In Donkerk, the denialists almost all belong to the Foresworn Sisters or the High Rectory. The form of denial that they usually take is mental in nature; they voluntarily restrict themselves from speech, from decadence, from violence, from sex, from alcohol, from autonomy, or some similar thing. The only thing keeping them from breaking these formalized oaths is the fact that they would lose the powers granted to them. A denialist pact can be broken at any moment, and breaking one breaks all of them. Denialist powers take a long time to grab hold, usually on the order of a year, but they grow in power the longer any given oath has been in place. For that reason, the oldest denialists are the most powerful, and the denialist organizations tend to take in children instead of fully grown adults. Denial is more powerful the higher the cost to you, meaning that abstaining from your favorite things gives you more power for your oath. Because of that, the most powerful denialist have very intense personalities, since a denialist that was indifferent to the world would be giving up relatively little with their oath (and at the same time, that type of person would probably be more likely to break their oath).
The boons granted by denialism vary somewhat from person to person, mostly because they’re granted by spirits that cling to the denialist on the strengths and durations of their oaths. The simplest effects are enhanced strength, speed, and durability, which make denialists into superior warriors. There are other effects beyond those though, which tend to be more individual and customized to the denialist in question. Because (from a writing perspective) the denialists are mostly going to be secondary characters, I feel a lot less pressure to define the extent of these, but right now I’m thinking that they will mostly be fantasy-flavored superhero powers like telekinesis, teleportation, and flight. Because the denialists don’t get granted any additional abilities over the course of the story (which takes place over too little time for them to gain more power), instead I think they’ll stay circumspect in their use of powers and not bust them out until appropriately awesome moments.
Magic items are, for the most part, a physical instantiation of a spirit. Normally, spirits live in the Spiritual Realm and only have the barest contact with the physical. When they take form as a house spirit or an animal spirit, they’ve halfway bridged the gap between the two. When they form into a magical item, they’ve taken the final step towards physicality, and this is one of the only ways that a spirit can truly be ended – either of its own choice, or through the willful force of a powerful spirit caller.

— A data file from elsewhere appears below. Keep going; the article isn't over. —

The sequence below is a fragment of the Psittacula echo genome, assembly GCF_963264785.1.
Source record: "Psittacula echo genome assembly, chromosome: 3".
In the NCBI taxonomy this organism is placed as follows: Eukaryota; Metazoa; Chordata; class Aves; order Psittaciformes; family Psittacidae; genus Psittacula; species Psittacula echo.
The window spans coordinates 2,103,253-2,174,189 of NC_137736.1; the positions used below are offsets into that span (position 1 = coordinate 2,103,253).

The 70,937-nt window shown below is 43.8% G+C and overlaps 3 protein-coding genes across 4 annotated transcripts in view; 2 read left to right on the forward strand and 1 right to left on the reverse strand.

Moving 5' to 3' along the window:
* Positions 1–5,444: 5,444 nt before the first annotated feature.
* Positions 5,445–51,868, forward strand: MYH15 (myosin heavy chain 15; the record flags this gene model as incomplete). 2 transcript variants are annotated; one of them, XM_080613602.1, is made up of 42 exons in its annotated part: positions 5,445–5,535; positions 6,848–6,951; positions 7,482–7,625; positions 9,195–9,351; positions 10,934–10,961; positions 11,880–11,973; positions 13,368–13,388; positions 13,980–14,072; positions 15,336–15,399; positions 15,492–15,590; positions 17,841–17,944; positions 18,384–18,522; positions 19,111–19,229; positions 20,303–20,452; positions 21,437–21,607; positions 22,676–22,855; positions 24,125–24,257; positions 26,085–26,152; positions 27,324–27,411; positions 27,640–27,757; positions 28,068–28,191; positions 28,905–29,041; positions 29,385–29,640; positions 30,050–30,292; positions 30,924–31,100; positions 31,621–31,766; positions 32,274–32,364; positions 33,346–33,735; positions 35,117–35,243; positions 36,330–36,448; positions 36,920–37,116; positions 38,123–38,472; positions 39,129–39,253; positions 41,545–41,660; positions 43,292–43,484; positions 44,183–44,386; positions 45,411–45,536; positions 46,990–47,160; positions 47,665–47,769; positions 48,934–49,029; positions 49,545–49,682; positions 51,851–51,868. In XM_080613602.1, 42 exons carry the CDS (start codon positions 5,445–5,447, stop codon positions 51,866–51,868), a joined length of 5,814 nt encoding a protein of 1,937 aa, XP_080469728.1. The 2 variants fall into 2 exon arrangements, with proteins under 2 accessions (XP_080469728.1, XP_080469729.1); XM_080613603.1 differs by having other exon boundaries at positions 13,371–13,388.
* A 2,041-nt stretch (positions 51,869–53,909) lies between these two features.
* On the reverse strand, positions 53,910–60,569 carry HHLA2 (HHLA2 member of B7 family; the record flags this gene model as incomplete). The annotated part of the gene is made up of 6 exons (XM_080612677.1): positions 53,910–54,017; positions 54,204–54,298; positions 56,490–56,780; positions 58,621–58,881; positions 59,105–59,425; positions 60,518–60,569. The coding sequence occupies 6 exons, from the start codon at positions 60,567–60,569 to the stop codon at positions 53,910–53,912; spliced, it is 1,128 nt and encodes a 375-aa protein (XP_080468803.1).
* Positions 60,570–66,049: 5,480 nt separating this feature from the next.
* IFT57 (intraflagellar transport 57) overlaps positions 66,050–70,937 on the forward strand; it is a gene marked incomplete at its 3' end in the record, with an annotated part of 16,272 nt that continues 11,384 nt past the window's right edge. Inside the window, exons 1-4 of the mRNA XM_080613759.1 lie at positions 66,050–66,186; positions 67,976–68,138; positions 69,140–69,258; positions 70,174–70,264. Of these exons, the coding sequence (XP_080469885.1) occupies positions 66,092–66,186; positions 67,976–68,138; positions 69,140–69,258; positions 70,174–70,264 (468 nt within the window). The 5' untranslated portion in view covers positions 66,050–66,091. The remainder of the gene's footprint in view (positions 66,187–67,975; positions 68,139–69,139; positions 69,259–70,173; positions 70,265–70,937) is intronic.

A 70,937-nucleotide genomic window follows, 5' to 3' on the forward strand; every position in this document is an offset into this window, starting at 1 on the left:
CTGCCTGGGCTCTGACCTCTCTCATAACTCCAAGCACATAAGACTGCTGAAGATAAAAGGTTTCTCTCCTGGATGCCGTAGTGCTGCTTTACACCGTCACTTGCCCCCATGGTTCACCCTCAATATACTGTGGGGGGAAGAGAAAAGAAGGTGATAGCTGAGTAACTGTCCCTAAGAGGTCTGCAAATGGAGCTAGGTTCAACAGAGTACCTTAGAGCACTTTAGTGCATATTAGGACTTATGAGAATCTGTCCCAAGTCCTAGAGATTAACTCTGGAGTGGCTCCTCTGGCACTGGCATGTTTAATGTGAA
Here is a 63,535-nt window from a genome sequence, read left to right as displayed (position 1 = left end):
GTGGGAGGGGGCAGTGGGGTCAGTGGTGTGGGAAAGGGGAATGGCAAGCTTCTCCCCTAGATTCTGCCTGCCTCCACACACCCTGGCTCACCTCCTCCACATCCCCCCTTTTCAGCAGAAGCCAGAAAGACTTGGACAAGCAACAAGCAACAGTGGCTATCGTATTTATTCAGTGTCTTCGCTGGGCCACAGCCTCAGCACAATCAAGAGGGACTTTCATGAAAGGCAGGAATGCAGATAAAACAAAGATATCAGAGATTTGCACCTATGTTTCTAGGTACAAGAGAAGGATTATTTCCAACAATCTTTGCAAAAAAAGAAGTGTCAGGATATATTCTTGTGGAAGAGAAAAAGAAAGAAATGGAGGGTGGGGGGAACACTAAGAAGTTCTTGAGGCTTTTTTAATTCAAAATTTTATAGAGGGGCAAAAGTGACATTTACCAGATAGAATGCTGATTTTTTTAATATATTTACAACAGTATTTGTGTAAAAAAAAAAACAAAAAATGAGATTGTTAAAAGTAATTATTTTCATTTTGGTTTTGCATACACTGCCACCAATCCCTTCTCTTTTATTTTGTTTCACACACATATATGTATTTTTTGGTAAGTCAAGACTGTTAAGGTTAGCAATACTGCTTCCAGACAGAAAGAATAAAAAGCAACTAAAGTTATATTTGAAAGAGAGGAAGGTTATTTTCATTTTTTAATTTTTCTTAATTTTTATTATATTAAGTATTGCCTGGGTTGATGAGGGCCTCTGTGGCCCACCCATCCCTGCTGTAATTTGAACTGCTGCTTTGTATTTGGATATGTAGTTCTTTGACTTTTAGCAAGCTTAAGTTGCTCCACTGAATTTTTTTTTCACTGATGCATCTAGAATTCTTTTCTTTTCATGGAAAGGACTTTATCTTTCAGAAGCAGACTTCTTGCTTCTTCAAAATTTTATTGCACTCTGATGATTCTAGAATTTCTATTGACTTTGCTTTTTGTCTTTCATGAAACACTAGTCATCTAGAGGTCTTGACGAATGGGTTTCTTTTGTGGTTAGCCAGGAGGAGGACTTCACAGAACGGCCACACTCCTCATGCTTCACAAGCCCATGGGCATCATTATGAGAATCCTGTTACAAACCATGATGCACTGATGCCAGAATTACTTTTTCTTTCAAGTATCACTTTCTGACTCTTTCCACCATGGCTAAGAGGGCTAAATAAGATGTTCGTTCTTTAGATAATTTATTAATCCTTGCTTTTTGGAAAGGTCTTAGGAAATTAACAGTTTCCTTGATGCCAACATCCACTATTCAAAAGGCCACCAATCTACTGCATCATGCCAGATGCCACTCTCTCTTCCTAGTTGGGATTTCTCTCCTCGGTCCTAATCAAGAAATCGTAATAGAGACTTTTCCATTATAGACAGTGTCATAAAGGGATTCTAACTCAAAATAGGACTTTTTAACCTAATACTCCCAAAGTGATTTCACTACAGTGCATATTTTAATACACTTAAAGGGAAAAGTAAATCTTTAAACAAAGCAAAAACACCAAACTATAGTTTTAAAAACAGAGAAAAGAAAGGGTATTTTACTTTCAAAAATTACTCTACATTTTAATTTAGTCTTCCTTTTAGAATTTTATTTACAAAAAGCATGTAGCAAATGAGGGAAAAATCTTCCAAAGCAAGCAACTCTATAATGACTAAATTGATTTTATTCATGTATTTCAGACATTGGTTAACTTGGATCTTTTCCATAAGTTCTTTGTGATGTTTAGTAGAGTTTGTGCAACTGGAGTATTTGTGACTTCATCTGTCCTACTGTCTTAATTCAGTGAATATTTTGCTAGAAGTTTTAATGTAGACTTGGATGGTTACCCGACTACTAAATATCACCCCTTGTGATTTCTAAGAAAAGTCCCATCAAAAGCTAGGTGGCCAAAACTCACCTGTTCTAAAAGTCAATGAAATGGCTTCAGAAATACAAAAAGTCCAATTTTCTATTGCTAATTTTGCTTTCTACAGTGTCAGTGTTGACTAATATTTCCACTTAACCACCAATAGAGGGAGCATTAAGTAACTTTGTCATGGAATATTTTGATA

Like the spirits themselves, items are wholly unique, and each follows its own logic. These are magic items that are magical, and each magical item that a person comes across should have its own block of text to describe its appearance and effects. The Crown of Donkerk sits atop the head of the rightful ruler of the kingdom, can’t be lost, stolen, or broken, and confers an astounding control over the wearer’s voice. The Sword of a Thousand Forms flickers and changes in combat, taking the shape that its wielder most needs to parry, stab, or cut. Some are smaller, and more subtle – a coin that turns up heads five times out of six, a locket that lets the wearer find the nearest body of water, or a length of rope that makes powerful knots and can carry ten times as much weight as it should. Sometimes these abilities are predicated on what type of item it is, but just as often you’ll find a scissors that causes plants to grow faster or a blanket that freshens the air of whatever room it’s in.
There are magics beyond those possessed by the main characters, any beyond those which have an impact on the story. To the south, on a series of islands in the Juniper Ocean, the eloists are granted spiritual powers by engaging in an enormous, yearly tournament. To the northwest, the Caliphate of Carcer practices a different form of denialism which involves the binding of the body and wrapping of the eyes. There are the rare and powerful elementalists, who seem to draw raw power from the Spiritual Realm, the trahiists that can temporarily pull objects from their locus into the Physical Realm, and the dream-walkers of the Scour. The world needs to be larger than the story, both to open up the possibility of a sequel, and to keep it from feeling claustrophobic (as it only takes place in a single kingdom). These other magics are only alluded to though, so they only need token mention.
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Pre-writing for National Novel Writing Month 2014, Part 2